These individual terms and categories are not as important in themselves as compared with what they imply about Frankenstein. I would argue to say that these specific theories, and theories as such, reinforce the idea of the reigning binary throughout the piece and the thought that a character cannot exist outside the constraints of the masculine or the feminine, in which the latter is subordinate. The self versus the other and the colonizer versus the subaltern take on the roles of the masculine versus the feminine respectively. In my post entitled “Failing to See Past His Internal Atrocity,” I examine a passage within the novel in which the creature looks into the pool, sees his reflection, and realizes the existence of his double. He experiences great discomfort at this realization, tension caused by the coexistence and disfunction of the self and the double, the masculine versus the feminine. The significance of this tension is that there is indeed an existing binary that leaves one  to identify with one side or the other, and implies that their coexistence is capable of generating inward conflict.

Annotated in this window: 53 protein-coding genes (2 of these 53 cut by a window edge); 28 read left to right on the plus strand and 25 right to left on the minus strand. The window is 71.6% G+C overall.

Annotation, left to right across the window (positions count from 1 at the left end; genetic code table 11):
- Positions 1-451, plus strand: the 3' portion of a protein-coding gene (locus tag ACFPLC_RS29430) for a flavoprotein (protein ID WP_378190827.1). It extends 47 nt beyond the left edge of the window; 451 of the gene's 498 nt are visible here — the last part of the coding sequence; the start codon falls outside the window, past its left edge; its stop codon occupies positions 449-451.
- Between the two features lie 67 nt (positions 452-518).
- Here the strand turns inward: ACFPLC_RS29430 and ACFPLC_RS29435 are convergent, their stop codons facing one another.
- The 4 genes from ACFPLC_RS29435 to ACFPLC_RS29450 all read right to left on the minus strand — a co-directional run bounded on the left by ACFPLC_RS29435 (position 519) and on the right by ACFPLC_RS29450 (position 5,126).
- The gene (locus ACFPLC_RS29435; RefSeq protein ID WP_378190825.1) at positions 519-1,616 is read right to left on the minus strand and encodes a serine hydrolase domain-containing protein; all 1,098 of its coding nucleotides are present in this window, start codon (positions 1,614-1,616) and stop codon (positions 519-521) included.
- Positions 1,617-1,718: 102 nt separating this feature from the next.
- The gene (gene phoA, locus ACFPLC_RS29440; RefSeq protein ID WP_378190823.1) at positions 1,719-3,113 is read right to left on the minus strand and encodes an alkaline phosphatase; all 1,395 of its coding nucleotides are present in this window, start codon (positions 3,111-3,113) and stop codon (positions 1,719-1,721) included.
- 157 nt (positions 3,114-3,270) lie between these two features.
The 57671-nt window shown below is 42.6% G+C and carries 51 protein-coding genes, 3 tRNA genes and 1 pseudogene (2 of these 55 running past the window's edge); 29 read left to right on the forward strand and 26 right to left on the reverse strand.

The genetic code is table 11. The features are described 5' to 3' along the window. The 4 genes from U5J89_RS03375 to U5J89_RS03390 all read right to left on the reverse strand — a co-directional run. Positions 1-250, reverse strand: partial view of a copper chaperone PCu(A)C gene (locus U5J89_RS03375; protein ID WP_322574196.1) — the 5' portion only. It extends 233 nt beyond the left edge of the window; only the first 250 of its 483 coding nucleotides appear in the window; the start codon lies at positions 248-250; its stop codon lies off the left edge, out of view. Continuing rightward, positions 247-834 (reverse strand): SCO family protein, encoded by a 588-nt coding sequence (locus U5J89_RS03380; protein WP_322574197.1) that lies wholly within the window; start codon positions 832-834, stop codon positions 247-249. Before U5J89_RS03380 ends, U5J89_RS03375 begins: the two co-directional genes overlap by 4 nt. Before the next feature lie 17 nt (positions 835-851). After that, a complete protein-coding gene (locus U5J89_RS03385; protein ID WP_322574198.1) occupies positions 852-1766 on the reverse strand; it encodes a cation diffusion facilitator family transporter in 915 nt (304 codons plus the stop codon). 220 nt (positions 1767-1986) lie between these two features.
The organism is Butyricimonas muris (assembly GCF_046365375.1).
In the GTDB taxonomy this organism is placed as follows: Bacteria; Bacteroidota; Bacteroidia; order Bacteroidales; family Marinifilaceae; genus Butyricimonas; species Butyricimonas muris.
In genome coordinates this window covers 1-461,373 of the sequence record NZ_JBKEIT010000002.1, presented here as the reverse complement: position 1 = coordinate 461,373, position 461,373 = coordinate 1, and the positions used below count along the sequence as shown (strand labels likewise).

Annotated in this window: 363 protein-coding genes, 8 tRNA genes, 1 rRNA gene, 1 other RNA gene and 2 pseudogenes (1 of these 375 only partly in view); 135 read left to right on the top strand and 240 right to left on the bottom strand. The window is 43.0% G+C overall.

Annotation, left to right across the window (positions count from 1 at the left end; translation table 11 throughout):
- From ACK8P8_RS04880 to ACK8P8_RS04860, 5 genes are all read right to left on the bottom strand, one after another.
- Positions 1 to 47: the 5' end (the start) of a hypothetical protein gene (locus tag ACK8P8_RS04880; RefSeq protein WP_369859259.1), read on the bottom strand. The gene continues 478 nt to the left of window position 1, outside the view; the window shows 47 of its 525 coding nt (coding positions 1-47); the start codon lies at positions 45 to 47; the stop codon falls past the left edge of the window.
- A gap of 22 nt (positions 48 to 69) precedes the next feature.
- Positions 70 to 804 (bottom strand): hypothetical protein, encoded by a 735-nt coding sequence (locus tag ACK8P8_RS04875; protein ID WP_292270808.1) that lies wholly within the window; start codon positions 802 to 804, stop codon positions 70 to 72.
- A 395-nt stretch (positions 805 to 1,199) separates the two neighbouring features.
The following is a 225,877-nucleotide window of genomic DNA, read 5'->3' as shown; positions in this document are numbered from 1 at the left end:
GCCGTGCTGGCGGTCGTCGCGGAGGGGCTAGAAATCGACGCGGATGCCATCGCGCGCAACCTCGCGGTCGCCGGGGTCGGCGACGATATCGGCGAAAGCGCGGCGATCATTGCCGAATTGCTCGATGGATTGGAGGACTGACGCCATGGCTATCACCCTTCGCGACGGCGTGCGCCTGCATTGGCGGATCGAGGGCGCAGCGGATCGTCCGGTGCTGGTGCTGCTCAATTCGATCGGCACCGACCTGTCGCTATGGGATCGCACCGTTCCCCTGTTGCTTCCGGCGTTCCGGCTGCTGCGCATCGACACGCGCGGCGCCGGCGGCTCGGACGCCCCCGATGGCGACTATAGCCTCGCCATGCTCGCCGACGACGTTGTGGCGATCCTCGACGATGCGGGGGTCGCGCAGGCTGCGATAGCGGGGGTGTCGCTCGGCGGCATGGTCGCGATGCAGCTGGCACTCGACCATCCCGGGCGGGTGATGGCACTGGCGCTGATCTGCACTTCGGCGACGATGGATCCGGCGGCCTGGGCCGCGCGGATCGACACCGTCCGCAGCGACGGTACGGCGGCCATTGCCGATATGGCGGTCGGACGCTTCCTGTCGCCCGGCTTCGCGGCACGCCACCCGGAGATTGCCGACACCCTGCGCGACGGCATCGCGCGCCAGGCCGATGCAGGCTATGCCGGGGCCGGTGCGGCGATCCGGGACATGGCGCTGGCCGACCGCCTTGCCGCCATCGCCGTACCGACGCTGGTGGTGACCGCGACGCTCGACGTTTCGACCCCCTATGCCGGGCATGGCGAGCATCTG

In my second post, I suggest the idea that the author of the novel is solely able to remove the text from the trappings of the masculine and the feminine. Throughout class and blog discussions we have failed to define an entity as masculine without reference of the feminine and vice versa. By failing to mention her great nation in her novel, I proved that Shelley successfully removed Britain from the binary of the colonizer and the subaltern, the masculine and the feminine, and avoids the subjection of Britain to one or the other.  Shelley seems to give her nation the power and ability to surmount the confines created by the characteristics of the masculine or feminine, as if previously one could not describe an entity outside of these two concepts. The discussion of the creature in my first blog post shows that he, as other characters in the novel, are subject to these concepts. Never have they been proven to exist outside of the masculine and the feminine, proving the malleability of their identity and an inability for them to stand apart from these abstracts. I would conclude that from the ideas examined in the blogs, Shelley acts as the sole individual able to remove an entity from the traps of the masculine and the feminine, proved by her omission of Britain from the novel.